These days, a lot of discussion is taking place across the Gulf Cooperation Council (GCC) countries — Bahrain, Kuwait, Oman, Qatar, Saudi Arabia, and the United Arab Emirates — about the role of women in economic and social life. Why are there restrictions on women’s mobility and economic activity? Should they be modified or lifted entirely? How can women reach their full economic potential and contribute to economic development and growth?
Outside the GCC, there is a lingering impression that women are limited in their choices by what their families and societies as a whole deem acceptable. However, the reality is more complex. In the past decade, the GCC countries have made a number of steps towards improving women’s access to education, health care, and employment, as well as encouraging women to participate in political life. Maternal mortality, primary and secondary school enrollment, and higher education are on par with the OECD countries. Educational outcomes for women in the GCC countries outpace those of their male counterparts.
Women’s participation in the labor force in Middle East and North Africa (MENA) countries lags behind other regions, however, and for some GCC countries, this indicator is still lower than the MENA average: In 2018, 39% of the global workforce were women, but in MENA, women’s share was just 20.3%, and in the GCC it is even less. Close to half of the GCC region’s population are women, and their full participation in economic activities would augment their children’s prosperity and the overall economic growth of their countries.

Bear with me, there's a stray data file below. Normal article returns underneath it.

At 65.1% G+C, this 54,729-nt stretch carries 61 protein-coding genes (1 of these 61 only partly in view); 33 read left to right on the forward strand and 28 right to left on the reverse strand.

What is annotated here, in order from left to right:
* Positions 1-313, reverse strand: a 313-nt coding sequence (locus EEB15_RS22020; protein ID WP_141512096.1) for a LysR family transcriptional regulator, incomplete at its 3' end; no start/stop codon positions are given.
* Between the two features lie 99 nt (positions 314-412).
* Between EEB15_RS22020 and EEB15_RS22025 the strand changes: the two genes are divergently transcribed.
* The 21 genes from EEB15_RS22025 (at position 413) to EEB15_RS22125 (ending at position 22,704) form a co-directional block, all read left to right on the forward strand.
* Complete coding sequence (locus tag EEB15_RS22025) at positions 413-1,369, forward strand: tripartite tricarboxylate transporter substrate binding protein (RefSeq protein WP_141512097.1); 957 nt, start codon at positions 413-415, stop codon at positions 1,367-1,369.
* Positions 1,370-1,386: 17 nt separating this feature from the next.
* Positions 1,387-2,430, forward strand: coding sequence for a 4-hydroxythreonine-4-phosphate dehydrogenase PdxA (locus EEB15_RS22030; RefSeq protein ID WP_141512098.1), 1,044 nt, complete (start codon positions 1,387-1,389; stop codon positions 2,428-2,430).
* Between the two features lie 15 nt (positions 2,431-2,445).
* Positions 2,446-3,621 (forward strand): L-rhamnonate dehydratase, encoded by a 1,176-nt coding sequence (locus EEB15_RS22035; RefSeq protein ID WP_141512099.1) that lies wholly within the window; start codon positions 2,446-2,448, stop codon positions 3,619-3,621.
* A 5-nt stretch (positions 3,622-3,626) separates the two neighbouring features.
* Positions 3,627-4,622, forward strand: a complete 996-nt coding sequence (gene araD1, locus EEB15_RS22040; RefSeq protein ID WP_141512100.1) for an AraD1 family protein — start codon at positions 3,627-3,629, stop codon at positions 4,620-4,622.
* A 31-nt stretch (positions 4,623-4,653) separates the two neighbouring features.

Delegates from Bahrain, Kuwait, and Saudi Arabia came together with World Bank staff at the Bank’s Annual Meetings in Washington, DC, October 2019 to discuss their countries’ reactions to the findings of the Bank’s most recent Women, Business, and the Law and Doing Business flagship reports, both of which highlighted the need for more active gender reforms. The officials provided information on reforms programs implemented by their governments and on the prospects for women’s economic empowerment resulting from these.
While legal changes introduced recently by Saudi Arabia are extremely positive — such as lifting restrictions on freedom of movement by enabling women to obtain passports and travel without permission from their male guardians; prohibiting discrimination in the workplace; and protecting women from harassment and persecution — other GCC countries began the process of enabling women to participate more fully in economic and social life much earlier and have made headway towards women participating in political life, as well as towards gaining a share of public employment and encouraging women’s entrepreneurship.
The participants shared some of their experiences from their own countries. In Bahrain, the Supreme Council for Women leads the effort to inspire women to become business owners. The country has an incubator center from which women could base their businesses and sell their products. Women also have access to micro-financing loans to start their small businesses which have subsidized interest rates. In 2015, Bahrain also started the Ryadat Fund, focusing on medium to big business to give women access to credit and loans.